Last week, the U.S. Supreme Court ruled against Intel Corporation in, Intel Corporation Investment Policy Committee v. Sulyma, a case with potentially far reaching implications to employers who maintain Section 401(k) retirement plans.

The case involved a class action lawsuit brought by an Intel employee who claimed that Intel, Intel committees and individuals administering two Intel retirement plans had breached their fiduciary duties under ERISA, the federal law that governs such plans, by offering two investment funds that were imprudently overinvested in “alternative investments” such as hedge funds and private equity and failed to disclose relevant facts about those allocations to plan participants.  This is but one of many similar class action ERISA lawsuits brought against large employers, universities and colleges.  The Supreme Court decision focused on the time a plaintiff has to bring such a claim.  ERISA Section 413 allows a plaintiff as long as six years to file suit following an alleged ERISA breach or violation.  However, if a plaintiff has “actual knowledge” of a breach or violation, that period is reduced to three years.


Continue Reading United States Supreme Court Rules in ERISA Fiduciary Case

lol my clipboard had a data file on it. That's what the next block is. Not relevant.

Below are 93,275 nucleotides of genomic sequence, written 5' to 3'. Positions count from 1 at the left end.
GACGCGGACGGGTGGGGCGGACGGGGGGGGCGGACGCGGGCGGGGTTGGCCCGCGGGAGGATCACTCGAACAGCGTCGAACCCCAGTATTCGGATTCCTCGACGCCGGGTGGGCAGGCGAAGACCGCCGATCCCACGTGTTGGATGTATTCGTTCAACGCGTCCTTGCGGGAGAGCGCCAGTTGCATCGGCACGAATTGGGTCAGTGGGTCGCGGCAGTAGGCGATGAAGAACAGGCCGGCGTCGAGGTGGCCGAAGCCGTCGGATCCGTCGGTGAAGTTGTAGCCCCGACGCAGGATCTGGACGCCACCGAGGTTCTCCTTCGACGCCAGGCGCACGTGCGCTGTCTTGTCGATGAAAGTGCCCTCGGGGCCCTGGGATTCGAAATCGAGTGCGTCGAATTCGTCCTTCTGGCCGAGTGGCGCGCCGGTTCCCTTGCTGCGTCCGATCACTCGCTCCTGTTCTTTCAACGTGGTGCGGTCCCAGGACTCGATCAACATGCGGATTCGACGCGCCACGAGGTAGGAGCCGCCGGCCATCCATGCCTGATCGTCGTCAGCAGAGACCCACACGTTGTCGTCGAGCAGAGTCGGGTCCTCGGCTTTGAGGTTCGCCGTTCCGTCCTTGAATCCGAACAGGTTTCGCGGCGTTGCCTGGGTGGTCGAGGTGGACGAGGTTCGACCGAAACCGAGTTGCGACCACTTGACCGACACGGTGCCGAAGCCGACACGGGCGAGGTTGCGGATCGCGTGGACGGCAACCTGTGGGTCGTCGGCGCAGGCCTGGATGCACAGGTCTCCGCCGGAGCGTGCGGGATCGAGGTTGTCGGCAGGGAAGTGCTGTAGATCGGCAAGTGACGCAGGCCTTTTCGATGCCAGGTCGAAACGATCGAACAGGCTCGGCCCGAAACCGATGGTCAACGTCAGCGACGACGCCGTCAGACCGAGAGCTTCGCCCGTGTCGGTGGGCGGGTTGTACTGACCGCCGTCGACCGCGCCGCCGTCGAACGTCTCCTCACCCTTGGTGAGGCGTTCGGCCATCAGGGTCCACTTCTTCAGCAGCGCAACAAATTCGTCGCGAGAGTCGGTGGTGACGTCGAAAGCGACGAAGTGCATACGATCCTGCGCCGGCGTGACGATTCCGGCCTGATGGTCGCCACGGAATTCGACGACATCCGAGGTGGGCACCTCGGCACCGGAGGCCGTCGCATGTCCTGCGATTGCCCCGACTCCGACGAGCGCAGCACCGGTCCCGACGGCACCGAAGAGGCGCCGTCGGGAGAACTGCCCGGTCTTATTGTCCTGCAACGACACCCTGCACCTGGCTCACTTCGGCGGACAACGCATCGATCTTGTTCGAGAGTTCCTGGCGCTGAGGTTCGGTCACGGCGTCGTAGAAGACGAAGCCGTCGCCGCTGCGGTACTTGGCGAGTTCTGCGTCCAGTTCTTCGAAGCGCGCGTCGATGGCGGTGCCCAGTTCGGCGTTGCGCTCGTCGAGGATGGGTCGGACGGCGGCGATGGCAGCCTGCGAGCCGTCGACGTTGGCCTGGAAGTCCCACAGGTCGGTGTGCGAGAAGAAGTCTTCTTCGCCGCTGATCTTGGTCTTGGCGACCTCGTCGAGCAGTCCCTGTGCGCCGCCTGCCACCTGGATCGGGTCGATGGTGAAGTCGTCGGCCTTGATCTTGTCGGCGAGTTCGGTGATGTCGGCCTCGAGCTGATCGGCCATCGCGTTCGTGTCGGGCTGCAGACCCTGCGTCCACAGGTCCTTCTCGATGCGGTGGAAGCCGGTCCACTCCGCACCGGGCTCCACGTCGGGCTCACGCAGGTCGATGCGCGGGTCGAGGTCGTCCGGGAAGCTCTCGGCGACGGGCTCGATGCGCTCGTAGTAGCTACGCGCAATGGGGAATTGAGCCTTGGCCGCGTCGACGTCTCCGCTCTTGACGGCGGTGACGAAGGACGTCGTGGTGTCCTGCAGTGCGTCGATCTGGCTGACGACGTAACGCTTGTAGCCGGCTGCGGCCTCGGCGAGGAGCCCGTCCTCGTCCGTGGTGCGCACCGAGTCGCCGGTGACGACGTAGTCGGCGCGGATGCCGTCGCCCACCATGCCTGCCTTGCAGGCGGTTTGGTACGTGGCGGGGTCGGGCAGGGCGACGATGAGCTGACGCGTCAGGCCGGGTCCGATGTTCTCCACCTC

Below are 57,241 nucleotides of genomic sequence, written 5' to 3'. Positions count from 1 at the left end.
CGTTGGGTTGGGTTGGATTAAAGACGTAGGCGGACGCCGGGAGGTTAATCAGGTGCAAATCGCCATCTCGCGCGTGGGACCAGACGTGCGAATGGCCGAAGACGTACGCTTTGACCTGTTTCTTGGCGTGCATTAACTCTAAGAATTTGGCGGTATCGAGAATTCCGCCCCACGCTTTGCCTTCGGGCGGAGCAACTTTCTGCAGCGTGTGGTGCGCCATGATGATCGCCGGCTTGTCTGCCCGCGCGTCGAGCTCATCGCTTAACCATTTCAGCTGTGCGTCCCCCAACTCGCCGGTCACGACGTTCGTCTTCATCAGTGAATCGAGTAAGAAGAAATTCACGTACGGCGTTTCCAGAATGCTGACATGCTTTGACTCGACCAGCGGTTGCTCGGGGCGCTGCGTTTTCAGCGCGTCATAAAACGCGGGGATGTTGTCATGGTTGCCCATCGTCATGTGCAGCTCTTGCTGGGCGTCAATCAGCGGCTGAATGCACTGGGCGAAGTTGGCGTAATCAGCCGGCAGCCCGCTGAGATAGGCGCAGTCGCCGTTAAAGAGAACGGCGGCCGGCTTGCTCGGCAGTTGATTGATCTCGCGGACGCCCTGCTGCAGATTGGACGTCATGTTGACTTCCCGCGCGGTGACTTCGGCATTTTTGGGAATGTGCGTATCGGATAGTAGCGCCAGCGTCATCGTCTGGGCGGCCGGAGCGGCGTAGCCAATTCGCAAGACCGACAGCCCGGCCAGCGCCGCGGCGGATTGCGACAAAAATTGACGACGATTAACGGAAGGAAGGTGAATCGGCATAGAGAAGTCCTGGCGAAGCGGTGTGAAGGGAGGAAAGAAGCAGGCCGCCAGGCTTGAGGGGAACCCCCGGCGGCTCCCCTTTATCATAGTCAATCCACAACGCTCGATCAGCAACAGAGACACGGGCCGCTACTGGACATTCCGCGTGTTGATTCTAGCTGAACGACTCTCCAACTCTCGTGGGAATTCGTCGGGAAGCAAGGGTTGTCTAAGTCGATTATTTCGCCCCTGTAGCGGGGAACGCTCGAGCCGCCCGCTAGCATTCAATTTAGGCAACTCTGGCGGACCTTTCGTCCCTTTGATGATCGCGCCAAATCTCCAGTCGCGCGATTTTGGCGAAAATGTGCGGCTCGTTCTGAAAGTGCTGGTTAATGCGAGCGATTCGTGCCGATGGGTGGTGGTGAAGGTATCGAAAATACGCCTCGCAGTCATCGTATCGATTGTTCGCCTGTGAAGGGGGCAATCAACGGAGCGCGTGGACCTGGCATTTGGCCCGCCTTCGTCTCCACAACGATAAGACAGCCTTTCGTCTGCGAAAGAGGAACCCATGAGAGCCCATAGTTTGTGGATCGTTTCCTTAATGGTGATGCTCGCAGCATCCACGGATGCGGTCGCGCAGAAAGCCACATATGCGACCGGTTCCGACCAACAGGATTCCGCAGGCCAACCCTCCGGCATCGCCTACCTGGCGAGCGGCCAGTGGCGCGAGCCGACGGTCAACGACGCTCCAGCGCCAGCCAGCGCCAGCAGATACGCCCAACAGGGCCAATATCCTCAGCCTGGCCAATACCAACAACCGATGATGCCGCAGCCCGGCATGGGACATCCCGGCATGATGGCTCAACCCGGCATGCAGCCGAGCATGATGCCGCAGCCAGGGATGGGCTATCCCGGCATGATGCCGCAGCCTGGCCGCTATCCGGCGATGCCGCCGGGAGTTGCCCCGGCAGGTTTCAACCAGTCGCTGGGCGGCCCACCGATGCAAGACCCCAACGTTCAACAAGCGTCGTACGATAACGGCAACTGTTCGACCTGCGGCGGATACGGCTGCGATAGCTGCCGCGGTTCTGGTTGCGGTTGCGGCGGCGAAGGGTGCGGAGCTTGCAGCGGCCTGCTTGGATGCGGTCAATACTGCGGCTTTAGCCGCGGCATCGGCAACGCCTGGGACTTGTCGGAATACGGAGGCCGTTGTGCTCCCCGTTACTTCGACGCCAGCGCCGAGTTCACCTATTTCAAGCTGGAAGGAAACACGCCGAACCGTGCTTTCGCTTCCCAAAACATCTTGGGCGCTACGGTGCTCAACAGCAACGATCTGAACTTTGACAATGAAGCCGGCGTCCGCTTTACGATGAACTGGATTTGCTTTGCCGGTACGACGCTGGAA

Last week Congress passed the Setting Every Community Up for Retirement Enhancement (SECURE) Act as part of the legislative package of spending bills. President Trump signed the legislation on Friday to implement the first major retirement plan legislation since the Pension Protection Act of 2006. As often occurs with major Tax legislation, employers will need to quickly review the legislation as some of the provisions are effective as early as January 1, 2020.  The following are some of the important provisions in the 119 pages of legislation.

Continue Reading Congress Passes SECURE Act Making Major Changes to Retirement Plans

Last month, the United States Supreme Court ruled unanimously in Tibble v. Edison International that retirement plan fiduciaries have an ongoing duty to monitor plan investments.  The ruling came in a case involving challenges to plan investment decisions made more than six years before suit was filed. The lower courts had ruled some claims were